Discovery Kyrgyzstan
 
Discovery Kyrgyzstan travel guide #10/2008
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THE ROYAL WOODS

Arslan Bob is said to be named after an 11th century hero who met his death nearby, betrayed by his wife to his enemies. His footprints, handprints and bloodstains are said to be still visible at the spot. In the Djalal-Abad region of Southern Kyrgyzstan lie the walnut groves of Arslan Bob.

The story goes that a modest, earnest and hardworking man was charged by the prophet Muhammed with finding a beautiful and comfortable place - a paradise on earth. He traveled through many lands until he found a picturesque valley with a foaming mountain river but which lacked trees. Inspired by his reports, the prophet sent him a bag of seeds of many different types of fruit tree - including, of course, the walnut tree. The hero climbed to the top of a mountain and spread the seeds over the valley transforming it into a "garden" which he tended for many years.

In Russian, walnuts are known as "Gretski" or "Greek" nuts, because Alexander the Great sent plants back to Greece from his campaign in Central Asia. It is not clear how the trees arrived here. They originated in Malaysia. Nuts from the area were exported along the Silk Road in its heyday.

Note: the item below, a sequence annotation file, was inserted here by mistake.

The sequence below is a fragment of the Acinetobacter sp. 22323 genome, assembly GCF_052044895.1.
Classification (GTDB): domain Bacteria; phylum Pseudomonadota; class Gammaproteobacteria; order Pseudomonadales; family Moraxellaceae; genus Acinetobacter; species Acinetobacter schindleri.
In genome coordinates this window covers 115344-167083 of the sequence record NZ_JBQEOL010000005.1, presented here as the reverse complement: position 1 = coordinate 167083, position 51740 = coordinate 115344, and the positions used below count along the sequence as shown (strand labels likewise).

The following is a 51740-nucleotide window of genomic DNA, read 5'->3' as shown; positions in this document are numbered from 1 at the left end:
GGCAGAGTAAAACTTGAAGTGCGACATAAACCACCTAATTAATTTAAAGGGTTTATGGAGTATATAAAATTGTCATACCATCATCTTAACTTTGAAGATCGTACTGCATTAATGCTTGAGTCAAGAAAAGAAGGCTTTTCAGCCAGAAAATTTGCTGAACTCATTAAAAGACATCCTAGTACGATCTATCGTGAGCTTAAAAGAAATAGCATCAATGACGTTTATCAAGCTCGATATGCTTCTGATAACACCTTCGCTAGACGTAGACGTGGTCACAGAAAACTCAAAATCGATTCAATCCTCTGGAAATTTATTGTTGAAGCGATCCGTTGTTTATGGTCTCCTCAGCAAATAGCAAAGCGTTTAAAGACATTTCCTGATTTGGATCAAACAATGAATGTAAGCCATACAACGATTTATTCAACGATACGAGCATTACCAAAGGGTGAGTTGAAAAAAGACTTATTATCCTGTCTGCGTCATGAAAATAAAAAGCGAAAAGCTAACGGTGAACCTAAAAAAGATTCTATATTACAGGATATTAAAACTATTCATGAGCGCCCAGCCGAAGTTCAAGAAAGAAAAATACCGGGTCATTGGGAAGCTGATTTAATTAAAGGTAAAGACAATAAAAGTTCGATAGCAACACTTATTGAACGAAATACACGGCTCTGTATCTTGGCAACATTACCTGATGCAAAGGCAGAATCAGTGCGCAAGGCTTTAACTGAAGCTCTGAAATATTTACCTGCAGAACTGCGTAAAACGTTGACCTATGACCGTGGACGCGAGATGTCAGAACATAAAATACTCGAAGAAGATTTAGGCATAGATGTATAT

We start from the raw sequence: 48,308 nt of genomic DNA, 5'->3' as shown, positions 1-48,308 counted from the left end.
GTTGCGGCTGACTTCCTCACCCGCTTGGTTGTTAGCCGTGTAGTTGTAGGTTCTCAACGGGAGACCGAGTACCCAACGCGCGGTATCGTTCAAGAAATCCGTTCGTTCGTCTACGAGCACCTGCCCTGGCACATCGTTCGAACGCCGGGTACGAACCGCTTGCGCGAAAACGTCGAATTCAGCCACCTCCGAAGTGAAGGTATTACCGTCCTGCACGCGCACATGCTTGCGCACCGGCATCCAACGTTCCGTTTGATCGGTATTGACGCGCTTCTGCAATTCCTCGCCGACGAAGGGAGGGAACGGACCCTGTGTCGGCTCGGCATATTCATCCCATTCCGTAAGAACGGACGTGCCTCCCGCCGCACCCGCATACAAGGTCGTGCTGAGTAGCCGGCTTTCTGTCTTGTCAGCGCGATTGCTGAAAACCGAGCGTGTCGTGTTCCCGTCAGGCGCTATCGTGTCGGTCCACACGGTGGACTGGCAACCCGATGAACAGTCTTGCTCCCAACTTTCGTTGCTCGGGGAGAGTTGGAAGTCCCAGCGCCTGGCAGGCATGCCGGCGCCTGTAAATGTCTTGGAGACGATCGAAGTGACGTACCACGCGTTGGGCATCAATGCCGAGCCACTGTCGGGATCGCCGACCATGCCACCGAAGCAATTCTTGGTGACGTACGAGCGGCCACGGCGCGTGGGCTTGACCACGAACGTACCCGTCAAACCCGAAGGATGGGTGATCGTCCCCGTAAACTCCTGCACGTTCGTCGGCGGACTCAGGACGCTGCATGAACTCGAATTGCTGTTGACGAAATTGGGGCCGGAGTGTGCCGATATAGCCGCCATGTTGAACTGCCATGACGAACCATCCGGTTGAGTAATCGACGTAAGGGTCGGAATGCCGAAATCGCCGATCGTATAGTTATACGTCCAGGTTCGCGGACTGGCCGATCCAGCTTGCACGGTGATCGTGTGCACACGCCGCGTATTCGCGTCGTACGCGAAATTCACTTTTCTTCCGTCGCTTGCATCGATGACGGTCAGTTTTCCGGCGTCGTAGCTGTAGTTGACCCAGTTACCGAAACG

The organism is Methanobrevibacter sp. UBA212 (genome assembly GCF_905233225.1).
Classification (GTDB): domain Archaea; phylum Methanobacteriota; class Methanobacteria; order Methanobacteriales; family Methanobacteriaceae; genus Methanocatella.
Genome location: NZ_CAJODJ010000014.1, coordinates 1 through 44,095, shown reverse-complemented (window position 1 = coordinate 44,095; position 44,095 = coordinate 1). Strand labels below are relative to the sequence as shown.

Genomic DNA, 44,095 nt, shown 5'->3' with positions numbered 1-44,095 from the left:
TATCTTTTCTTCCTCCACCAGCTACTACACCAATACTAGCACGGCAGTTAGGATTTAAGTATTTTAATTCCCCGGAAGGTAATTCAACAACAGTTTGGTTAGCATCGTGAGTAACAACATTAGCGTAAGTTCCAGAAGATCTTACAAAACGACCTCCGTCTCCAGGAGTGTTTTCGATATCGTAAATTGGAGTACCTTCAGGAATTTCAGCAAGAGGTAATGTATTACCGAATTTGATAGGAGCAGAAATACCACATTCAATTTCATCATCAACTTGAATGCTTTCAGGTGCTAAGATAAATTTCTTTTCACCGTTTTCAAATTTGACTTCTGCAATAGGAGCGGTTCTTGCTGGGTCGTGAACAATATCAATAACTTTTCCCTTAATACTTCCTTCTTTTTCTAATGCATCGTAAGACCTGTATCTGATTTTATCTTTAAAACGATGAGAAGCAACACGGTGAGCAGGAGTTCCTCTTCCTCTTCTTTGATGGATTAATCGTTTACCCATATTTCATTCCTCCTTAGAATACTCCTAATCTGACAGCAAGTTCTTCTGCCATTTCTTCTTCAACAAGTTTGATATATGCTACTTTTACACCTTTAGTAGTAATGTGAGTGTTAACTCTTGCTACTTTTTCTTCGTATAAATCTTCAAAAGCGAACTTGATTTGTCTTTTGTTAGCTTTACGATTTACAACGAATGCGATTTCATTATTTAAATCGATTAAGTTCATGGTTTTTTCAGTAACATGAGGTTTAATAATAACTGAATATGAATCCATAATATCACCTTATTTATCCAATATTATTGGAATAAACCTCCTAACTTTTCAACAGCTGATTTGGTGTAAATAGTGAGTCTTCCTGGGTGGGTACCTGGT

Here the trees, with their dome-shaped crowns atop two meter thick trunks, can reach a height of 30 meters and are found growing wild on mountain slopes and along river banks at an altitude of between 1000 and 1800 meters above sea level. Arslan Bob itself lies at 1700 m. The whole region resembles an orchard with many different varieties of fruits to be found.

The village itself is traditional and mainly Uzbek (conservative dress is recommended). It is a good base for some fine walking and climbing in the surrounding Babash-Ata mountains during the peak season (June-September). Day treks are possible to spectacular waterfalls with caves which used to be used by the devout for prayers, or to the Ketmen-Kol lake and nearby valleys. The 15th century Arstanbap-Aty mausoleum is also worth a visit. Serious climbers can tackle the 4427m Babash-Ata peak.

Discovery Kyrgyzstan #3

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